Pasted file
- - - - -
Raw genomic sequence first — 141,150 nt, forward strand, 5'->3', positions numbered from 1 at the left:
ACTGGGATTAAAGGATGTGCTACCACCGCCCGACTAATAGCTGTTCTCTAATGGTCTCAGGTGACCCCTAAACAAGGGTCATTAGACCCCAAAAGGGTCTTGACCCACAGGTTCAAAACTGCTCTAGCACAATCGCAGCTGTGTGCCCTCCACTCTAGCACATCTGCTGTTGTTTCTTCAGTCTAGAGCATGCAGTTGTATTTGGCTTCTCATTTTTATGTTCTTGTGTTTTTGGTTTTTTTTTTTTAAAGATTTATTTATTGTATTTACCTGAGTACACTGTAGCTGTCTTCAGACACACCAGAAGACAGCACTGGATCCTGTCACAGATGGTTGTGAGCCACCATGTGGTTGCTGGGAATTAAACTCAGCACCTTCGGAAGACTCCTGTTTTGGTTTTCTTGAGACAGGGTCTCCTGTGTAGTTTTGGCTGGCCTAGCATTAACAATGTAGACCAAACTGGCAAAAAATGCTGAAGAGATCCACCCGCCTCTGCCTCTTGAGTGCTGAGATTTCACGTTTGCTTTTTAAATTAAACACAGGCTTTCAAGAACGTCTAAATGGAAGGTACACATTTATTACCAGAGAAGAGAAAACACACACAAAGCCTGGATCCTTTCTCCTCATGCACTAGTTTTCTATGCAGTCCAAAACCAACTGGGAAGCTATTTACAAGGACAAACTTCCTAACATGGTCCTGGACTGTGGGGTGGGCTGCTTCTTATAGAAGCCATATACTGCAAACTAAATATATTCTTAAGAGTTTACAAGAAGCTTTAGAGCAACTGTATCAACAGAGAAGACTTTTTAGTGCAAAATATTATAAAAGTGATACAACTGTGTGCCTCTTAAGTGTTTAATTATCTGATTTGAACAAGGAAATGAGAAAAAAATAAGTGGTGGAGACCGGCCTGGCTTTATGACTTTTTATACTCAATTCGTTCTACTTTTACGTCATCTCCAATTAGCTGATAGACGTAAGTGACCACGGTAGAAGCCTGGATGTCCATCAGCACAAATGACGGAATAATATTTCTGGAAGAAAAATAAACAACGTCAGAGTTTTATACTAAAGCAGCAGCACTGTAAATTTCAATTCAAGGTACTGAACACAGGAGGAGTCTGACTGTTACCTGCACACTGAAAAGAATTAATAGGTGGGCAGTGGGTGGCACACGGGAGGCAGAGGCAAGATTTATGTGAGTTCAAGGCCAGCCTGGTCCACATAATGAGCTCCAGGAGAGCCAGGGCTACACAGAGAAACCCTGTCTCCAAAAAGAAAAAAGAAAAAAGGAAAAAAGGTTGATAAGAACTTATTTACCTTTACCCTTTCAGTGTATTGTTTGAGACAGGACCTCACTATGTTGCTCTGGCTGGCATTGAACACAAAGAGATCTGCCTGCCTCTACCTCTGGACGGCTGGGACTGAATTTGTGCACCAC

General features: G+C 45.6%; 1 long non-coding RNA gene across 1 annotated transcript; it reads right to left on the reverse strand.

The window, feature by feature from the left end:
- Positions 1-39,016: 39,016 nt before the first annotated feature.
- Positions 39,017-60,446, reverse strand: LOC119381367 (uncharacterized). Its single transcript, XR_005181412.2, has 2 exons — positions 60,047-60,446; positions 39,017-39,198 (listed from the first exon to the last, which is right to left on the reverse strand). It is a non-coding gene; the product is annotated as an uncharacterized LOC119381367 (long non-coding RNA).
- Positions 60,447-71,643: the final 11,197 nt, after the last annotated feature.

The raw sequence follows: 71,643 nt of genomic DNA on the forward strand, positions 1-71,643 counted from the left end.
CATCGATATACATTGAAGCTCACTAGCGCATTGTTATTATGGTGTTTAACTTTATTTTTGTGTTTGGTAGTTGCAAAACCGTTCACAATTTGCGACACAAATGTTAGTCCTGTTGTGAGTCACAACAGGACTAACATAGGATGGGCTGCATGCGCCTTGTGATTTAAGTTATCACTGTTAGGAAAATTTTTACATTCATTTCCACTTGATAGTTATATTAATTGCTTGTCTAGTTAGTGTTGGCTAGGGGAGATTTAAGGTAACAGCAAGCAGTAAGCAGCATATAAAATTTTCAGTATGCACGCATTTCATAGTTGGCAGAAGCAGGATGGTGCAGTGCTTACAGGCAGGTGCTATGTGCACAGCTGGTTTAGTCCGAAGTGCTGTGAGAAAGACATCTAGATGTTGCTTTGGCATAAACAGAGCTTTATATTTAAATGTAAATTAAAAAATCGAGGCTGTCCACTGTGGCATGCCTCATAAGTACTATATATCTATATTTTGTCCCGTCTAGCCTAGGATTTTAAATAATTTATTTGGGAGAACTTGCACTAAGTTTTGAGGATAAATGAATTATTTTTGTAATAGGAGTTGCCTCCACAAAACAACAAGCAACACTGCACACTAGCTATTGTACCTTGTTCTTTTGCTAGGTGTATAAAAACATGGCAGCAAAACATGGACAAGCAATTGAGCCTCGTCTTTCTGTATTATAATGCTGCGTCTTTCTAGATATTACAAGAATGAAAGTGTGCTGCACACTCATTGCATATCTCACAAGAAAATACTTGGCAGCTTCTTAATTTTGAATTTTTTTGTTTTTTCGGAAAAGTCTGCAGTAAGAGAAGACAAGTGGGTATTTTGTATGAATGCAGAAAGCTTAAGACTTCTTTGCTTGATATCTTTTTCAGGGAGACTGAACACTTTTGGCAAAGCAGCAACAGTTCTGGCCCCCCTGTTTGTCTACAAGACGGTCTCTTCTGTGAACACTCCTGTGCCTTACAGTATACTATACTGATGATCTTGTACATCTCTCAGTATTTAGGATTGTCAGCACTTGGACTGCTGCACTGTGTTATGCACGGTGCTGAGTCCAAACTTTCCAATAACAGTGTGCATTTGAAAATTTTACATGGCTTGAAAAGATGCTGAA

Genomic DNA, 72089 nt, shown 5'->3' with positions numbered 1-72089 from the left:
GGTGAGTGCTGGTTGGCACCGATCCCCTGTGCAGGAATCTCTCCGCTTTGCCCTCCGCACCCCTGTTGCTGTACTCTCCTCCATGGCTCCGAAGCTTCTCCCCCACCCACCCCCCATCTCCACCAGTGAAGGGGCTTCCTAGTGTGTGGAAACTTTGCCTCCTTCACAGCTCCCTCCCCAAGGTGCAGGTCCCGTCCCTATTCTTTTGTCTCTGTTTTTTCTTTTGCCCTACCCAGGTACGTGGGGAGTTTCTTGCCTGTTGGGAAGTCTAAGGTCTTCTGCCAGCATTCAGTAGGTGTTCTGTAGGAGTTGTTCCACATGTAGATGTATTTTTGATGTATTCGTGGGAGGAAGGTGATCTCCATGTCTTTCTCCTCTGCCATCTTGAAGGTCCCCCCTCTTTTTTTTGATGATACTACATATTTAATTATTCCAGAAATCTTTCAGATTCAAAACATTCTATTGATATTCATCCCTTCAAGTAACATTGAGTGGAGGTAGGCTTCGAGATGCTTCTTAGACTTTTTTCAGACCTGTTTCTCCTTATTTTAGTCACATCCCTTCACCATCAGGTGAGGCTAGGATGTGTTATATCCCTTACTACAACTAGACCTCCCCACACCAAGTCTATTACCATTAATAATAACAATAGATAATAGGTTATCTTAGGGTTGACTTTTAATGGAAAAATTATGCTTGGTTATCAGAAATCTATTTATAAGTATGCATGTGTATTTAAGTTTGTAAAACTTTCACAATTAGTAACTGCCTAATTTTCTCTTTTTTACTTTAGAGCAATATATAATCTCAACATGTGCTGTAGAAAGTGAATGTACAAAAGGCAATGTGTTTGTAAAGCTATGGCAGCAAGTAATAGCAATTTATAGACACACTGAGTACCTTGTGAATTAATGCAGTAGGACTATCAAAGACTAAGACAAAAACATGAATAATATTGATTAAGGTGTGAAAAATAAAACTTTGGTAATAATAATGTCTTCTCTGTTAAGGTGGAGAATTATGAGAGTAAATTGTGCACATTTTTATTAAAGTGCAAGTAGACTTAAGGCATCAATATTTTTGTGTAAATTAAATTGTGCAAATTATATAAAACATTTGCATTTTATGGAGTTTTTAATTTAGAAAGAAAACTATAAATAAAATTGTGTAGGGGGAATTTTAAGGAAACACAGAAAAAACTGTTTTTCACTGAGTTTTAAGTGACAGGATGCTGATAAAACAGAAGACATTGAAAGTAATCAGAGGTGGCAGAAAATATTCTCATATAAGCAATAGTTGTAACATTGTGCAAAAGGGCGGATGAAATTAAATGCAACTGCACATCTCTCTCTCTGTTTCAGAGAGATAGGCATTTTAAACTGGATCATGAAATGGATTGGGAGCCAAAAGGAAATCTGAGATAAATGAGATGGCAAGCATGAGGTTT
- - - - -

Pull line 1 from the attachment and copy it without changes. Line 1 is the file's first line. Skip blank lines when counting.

Raw genomic sequence first — 141,150 nt, forward strand, 5'->3', positions numbered from 1 at the left: